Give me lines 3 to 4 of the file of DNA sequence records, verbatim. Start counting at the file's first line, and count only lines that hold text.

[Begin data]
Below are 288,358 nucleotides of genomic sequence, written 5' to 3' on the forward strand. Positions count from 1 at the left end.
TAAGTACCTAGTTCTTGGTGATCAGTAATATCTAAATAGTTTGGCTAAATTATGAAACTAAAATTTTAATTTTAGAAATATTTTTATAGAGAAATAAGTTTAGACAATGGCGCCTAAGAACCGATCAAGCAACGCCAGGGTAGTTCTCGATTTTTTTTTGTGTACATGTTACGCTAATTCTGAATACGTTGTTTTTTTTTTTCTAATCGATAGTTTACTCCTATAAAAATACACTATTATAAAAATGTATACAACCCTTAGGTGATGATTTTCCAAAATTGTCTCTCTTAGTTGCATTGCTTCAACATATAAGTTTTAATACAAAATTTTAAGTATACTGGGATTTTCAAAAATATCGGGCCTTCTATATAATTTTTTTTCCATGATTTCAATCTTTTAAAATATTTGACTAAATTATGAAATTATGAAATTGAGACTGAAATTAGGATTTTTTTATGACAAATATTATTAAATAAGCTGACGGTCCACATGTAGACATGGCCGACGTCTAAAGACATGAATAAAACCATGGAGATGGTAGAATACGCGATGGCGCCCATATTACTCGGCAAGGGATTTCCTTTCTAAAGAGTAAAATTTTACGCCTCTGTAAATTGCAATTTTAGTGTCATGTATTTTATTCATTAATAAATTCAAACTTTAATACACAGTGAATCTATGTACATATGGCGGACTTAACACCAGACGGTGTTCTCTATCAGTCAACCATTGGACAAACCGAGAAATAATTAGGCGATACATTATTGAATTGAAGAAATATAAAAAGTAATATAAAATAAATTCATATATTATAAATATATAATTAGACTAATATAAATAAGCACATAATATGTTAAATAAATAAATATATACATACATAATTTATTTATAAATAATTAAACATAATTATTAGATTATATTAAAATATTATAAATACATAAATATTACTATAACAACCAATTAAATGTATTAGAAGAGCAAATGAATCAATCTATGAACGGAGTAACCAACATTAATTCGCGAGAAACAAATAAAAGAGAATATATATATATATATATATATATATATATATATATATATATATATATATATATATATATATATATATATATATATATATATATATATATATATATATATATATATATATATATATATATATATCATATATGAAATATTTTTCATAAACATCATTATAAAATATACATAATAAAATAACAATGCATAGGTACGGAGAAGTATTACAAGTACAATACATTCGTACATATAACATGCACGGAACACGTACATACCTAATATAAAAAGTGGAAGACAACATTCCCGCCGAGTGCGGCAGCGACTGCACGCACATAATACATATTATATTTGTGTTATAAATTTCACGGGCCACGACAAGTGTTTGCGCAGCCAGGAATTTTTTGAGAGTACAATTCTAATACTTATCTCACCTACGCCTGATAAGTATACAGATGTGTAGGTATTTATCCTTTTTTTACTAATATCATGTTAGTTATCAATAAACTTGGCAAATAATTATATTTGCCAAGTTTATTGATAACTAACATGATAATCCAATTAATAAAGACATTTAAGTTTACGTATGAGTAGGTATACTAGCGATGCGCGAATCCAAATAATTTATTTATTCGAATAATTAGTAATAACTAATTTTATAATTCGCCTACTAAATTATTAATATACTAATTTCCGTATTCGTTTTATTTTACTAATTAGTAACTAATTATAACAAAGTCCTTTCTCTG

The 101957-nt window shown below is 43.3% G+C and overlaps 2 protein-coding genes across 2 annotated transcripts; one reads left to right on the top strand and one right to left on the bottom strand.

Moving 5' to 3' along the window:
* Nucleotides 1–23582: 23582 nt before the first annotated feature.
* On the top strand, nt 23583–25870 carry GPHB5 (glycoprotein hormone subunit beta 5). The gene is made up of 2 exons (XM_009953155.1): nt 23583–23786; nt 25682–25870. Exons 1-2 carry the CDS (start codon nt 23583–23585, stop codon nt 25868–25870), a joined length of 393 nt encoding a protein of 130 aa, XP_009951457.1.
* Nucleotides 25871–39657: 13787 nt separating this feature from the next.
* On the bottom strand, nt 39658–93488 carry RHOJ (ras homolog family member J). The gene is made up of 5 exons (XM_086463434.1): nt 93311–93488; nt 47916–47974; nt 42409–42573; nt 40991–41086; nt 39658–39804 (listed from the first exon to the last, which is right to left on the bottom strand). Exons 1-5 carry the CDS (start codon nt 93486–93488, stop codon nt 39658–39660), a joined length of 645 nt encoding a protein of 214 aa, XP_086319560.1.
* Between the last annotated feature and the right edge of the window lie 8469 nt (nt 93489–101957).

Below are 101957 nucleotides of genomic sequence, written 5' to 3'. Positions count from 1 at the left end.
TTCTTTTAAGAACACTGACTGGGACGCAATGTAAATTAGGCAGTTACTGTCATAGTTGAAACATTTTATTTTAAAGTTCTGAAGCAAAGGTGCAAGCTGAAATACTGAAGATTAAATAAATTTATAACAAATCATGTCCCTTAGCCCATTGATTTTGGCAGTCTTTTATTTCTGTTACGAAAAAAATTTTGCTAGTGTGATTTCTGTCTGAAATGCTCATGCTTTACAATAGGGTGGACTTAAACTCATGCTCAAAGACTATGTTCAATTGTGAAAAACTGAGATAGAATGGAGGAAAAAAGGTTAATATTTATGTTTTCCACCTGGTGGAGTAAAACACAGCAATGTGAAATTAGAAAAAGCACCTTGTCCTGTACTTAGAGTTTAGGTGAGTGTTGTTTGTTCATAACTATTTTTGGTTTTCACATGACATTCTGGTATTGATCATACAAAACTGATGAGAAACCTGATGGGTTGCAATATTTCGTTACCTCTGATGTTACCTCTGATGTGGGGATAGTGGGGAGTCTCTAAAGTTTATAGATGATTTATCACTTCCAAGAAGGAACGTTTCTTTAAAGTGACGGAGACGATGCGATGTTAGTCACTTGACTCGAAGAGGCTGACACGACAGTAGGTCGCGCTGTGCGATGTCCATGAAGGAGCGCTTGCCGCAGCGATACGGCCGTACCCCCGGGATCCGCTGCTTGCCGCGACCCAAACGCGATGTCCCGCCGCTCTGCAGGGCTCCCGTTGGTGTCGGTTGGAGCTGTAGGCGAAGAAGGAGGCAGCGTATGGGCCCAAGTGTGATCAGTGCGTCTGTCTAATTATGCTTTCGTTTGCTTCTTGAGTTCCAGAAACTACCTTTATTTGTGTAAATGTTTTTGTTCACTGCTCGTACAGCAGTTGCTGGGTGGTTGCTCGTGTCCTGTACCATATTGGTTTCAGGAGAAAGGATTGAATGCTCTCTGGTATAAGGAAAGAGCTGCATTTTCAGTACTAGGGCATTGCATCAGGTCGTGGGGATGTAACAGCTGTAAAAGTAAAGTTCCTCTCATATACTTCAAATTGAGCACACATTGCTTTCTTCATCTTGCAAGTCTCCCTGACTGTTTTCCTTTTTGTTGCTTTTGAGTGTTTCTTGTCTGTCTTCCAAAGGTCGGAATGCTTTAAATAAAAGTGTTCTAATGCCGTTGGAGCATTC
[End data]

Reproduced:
The 101957-nt window shown below is 43.3% G+C and overlaps 2 protein-coding genes across 2 annotated transcripts; one reads left to right on the top strand and one right to left on the bottom strand.

Moving 5' to 3' along the window: